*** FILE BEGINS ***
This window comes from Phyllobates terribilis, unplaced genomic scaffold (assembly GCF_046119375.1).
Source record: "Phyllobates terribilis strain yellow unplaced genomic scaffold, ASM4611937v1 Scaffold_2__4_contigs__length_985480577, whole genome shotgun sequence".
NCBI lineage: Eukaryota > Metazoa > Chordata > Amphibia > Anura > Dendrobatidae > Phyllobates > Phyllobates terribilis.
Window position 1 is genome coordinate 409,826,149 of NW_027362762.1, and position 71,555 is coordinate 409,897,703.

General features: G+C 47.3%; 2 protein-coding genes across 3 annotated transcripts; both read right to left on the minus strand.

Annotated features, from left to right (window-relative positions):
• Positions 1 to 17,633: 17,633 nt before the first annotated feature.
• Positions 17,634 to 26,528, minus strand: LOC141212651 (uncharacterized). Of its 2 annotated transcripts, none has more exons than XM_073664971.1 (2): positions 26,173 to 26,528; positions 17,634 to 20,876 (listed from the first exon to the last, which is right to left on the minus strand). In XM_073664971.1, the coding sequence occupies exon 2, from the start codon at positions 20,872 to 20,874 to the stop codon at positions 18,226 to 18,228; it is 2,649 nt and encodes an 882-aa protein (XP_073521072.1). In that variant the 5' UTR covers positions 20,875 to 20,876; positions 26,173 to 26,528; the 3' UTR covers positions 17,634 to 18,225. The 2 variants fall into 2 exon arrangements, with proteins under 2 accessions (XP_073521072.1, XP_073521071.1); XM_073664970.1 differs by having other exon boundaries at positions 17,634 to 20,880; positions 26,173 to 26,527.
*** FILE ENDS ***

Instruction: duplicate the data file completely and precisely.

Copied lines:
This window comes from Phyllobates terribilis, unplaced genomic scaffold (assembly GCF_046119375.1).
Source record: "Phyllobates terribilis strain yellow unplaced genomic scaffold, ASM4611937v1 Scaffold_2__4_contigs__length_985480577, whole genome shotgun sequence".
NCBI lineage: Eukaryota > Metazoa > Chordata > Amphibia > Anura > Dendrobatidae > Phyllobates > Phyllobates terribilis.
Window position 1 is genome coordinate 409,826,149 of NW_027362762.1, and position 71,555 is coordinate 409,897,703.

General features: G+C 47.3%; 2 protein-coding genes across 3 annotated transcripts; both read right to left on the minus strand.

Annotated features, from left to right (window-relative positions):
• Positions 1 to 17,633: 17,633 nt before the first annotated feature.
• Positions 17,634 to 26,528, minus strand: LOC141212651 (uncharacterized). Of its 2 annotated transcripts, none has more exons than XM_073664971.1 (2): positions 26,173 to 26,528; positions 17,634 to 20,876 (listed from the first exon to the last, which is right to left on the minus strand). In XM_073664971.1, the coding sequence occupies exon 2, from the start codon at positions 20,872 to 20,874 to the stop codon at positions 18,226 to 18,228; it is 2,649 nt and encodes an 882-aa protein (XP_073521072.1). In that variant the 5' UTR covers positions 20,875 to 20,876; positions 26,173 to 26,528; the 3' UTR covers positions 17,634 to 18,225. The 2 variants fall into 2 exon arrangements, with proteins under 2 accessions (XP_073521072.1, XP_073521071.1); XM_073664970.1 differs by having other exon boundaries at positions 17,634 to 20,880; positions 26,173 to 26,527.